Though the Democratic Senate majority leader's May 26 fundraiser at the Colosseum at Caesars Palace will feature Strip headliner Midler and songstress Crow, the biggest draw will be the commander in chief himself.

Nevada's glitterati have been clamoring for a visit since Obama turned the swing state blue, though we suspect the president might want to steer clear of some parts of town.

Las Vegas Mayor Oscar Goodman is still huffing and puffing over an offhand remark in which Obama appeared to link Sin City to corporate excess. Imagine that.

Apparently it is ok for our President to waste taxpayer dollars at this kind of event (along with NYC flyovers), but corporate retreats to reward high performers are highly immoral. Right. Don't expect to see a Dateline exclusive on this story. Via Instapundit.

Tuesday, May 12, 2009

Good news in Florida for Republicans: Gov. Crist announces he will run for the Senate in 2010 to replace retiring Senator Mel Martinez. This is what the GOP was hoping for, as he is a lock. The election would have been a toss-up without him. He is on the moderate side, but at this point the Senate needs all the help it can get.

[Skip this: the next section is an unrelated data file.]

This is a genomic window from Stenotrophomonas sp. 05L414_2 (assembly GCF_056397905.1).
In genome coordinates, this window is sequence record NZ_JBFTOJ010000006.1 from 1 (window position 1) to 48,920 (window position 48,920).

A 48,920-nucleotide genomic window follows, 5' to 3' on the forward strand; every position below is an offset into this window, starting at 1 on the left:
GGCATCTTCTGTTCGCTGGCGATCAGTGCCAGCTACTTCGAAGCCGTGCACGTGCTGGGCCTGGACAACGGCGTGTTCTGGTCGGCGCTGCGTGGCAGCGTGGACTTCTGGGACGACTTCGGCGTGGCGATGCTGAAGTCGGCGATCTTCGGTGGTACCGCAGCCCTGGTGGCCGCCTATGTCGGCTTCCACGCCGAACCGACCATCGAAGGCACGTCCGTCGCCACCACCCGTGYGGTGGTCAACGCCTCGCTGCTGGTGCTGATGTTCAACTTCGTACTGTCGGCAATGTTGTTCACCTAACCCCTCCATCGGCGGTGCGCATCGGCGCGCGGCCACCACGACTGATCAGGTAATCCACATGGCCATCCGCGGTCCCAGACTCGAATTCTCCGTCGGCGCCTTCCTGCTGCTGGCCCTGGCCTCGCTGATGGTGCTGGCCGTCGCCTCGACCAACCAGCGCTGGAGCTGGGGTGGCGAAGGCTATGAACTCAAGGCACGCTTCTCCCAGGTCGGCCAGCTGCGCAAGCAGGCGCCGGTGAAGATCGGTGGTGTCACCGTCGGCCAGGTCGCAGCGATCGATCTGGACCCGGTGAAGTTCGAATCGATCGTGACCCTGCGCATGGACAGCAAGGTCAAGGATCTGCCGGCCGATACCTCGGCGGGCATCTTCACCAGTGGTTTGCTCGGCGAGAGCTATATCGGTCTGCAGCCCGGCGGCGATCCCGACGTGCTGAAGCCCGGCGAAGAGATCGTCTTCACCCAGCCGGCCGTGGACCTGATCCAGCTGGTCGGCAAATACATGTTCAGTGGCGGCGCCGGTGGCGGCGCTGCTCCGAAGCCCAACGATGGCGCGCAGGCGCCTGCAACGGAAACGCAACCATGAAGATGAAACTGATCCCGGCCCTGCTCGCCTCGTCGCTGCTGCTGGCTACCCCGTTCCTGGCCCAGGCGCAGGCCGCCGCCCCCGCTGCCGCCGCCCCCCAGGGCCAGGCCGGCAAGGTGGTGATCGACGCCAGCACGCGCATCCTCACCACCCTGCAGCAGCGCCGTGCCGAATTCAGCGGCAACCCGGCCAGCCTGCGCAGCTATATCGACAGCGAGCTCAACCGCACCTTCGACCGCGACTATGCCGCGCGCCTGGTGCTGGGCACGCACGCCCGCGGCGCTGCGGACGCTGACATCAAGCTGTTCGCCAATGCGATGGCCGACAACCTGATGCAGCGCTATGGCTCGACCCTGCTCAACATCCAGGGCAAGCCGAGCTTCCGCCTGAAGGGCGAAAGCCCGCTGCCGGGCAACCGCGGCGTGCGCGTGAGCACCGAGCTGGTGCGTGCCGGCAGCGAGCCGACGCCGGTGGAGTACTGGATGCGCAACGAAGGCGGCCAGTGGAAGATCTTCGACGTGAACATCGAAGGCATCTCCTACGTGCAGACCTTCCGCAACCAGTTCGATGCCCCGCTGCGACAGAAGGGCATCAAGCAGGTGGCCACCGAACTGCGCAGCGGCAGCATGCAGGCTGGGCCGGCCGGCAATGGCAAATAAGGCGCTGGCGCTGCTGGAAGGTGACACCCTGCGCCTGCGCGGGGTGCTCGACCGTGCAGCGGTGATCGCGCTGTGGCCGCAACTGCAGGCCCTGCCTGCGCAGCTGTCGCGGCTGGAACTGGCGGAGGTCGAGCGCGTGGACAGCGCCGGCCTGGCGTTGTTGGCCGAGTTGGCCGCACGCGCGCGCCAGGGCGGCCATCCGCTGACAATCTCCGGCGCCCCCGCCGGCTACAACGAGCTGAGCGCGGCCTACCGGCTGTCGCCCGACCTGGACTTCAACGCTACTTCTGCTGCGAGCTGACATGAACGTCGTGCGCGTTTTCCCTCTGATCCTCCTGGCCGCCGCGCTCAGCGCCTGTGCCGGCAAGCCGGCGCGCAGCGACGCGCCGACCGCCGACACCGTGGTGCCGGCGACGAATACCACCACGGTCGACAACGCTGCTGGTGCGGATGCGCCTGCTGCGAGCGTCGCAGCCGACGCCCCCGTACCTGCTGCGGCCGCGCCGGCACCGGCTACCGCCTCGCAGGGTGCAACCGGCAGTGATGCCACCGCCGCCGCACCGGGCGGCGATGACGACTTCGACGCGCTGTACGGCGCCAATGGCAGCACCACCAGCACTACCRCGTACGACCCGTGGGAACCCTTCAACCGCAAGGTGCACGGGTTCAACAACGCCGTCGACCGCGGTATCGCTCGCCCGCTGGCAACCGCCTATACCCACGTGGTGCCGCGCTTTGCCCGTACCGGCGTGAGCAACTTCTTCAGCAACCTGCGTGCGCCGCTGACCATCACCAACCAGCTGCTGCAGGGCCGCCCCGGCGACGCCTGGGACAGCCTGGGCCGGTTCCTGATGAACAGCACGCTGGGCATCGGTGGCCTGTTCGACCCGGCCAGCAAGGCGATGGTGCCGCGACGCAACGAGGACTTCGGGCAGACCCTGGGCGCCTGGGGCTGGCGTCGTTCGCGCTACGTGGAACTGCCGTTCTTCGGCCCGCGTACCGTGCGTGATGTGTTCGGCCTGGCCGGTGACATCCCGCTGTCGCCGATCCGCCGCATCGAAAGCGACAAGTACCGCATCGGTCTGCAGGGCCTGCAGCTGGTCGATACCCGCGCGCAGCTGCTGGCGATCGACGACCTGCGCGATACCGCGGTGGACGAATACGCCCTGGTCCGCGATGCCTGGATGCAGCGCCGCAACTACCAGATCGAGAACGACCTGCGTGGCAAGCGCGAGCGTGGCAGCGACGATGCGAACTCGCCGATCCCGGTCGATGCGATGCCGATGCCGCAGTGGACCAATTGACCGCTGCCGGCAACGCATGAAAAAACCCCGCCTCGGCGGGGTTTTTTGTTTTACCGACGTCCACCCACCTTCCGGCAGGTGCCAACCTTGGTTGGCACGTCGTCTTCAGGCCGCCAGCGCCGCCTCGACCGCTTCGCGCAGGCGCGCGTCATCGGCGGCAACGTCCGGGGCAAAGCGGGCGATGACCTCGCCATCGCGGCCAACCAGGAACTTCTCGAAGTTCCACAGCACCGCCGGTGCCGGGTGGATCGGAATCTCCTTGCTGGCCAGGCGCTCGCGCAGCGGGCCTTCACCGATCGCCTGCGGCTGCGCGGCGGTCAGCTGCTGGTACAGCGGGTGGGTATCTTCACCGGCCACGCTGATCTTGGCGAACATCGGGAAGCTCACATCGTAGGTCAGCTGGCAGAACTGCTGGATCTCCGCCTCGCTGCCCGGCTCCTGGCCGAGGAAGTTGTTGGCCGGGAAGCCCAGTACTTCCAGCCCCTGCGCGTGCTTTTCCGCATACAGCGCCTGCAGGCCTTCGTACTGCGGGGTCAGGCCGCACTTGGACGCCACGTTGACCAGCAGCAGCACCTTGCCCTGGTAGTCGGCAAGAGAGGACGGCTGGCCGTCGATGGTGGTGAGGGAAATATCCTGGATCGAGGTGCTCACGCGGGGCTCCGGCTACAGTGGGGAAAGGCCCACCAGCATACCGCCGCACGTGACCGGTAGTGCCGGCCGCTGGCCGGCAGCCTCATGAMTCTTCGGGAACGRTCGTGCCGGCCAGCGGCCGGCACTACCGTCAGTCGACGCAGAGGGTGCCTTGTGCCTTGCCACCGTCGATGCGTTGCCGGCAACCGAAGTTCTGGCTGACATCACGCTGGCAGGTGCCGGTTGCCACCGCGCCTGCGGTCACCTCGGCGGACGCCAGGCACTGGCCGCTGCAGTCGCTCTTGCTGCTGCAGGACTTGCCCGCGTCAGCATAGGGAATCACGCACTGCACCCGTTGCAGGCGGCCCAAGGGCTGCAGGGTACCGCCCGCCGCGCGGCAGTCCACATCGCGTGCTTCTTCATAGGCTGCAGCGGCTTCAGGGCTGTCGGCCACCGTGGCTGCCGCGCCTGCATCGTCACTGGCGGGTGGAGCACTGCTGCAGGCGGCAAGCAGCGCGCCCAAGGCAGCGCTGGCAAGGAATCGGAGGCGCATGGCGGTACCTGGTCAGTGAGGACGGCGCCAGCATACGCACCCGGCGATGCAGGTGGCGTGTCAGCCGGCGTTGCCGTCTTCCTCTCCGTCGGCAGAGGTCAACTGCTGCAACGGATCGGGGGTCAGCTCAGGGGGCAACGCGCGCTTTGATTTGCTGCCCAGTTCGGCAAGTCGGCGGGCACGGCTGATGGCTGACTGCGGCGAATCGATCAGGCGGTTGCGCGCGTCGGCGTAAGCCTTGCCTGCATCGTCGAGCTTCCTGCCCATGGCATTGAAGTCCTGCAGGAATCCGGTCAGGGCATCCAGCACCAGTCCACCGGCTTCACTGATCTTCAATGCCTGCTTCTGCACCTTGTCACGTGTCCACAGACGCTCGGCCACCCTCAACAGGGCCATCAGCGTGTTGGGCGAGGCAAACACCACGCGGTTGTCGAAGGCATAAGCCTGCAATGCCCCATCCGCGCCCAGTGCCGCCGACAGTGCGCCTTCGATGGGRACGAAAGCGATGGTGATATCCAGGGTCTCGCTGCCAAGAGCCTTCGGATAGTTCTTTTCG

Monday, May 11, 2009

Sunday, May 10, 2009

Charles Krauthammer has an excellent column on torture and hypocrisy:

"We have people walking around in this country that are alive today because this process happened," asserts [Bush's director of national intelligence], Mike McConnell. Of course, the morality of torture hinges on whether at the time the information was important enough, the danger great enough and our blindness about the enemy's plans severe enough to justify an exception to the moral injunction against torture.

Judging by Nancy Pelosi and other members of Congress who were informed at the time, the answer seems to be yes. In December 2007, after a report in The Post that she had knowledge of these procedures and did not object, she admitted that she'd been "briefed on interrogation techniques the administration was considering using in the future."

Today Pelosi protests "we were not -- I repeat -- were not told that waterboarding or any other of these other enhanced interrogation methods were used." She imagines that this distinction between past and present, Clintonian in its parsing, is exonerating.